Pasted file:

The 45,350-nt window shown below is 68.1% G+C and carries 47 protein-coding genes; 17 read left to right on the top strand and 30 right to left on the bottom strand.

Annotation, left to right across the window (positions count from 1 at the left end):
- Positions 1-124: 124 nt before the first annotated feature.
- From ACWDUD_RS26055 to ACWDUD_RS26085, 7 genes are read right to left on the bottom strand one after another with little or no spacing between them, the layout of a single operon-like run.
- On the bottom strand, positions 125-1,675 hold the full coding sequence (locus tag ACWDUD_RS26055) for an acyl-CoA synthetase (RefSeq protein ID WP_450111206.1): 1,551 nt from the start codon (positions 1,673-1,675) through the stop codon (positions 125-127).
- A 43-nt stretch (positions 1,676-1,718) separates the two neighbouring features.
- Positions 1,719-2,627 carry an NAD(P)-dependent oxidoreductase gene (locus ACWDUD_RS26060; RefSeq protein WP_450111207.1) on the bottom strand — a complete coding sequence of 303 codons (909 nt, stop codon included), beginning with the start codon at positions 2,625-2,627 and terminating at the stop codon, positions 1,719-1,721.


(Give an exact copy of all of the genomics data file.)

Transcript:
The 45,350-nt window shown below is 68.1% G+C and carries 47 protein-coding genes; 17 read left to right on the top strand and 30 right to left on the bottom strand.

Annotation, left to right across the window (positions count from 1 at the left end):
- Positions 1-124: 124 nt before the first annotated feature.
- From ACWDUD_RS26055 to ACWDUD_RS26085, 7 genes are read right to left on the bottom strand one after another with little or no spacing between them, the layout of a single operon-like run.
- On the bottom strand, positions 125-1,675 hold the full coding sequence (locus tag ACWDUD_RS26055) for an acyl-CoA synthetase (RefSeq protein ID WP_450111206.1): 1,551 nt from the start codon (positions 1,673-1,675) through the stop codon (positions 125-127).
- A 43-nt stretch (positions 1,676-1,718) separates the two neighbouring features.
- Positions 1,719-2,627 carry an NAD(P)-dependent oxidoreductase gene (locus ACWDUD_RS26060; RefSeq protein WP_450111207.1) on the bottom strand — a complete coding sequence of 303 codons (909 nt, stop codon included), beginning with the start codon at positions 2,625-2,627 and terminating at the stop codon, positions 1,719-1,721.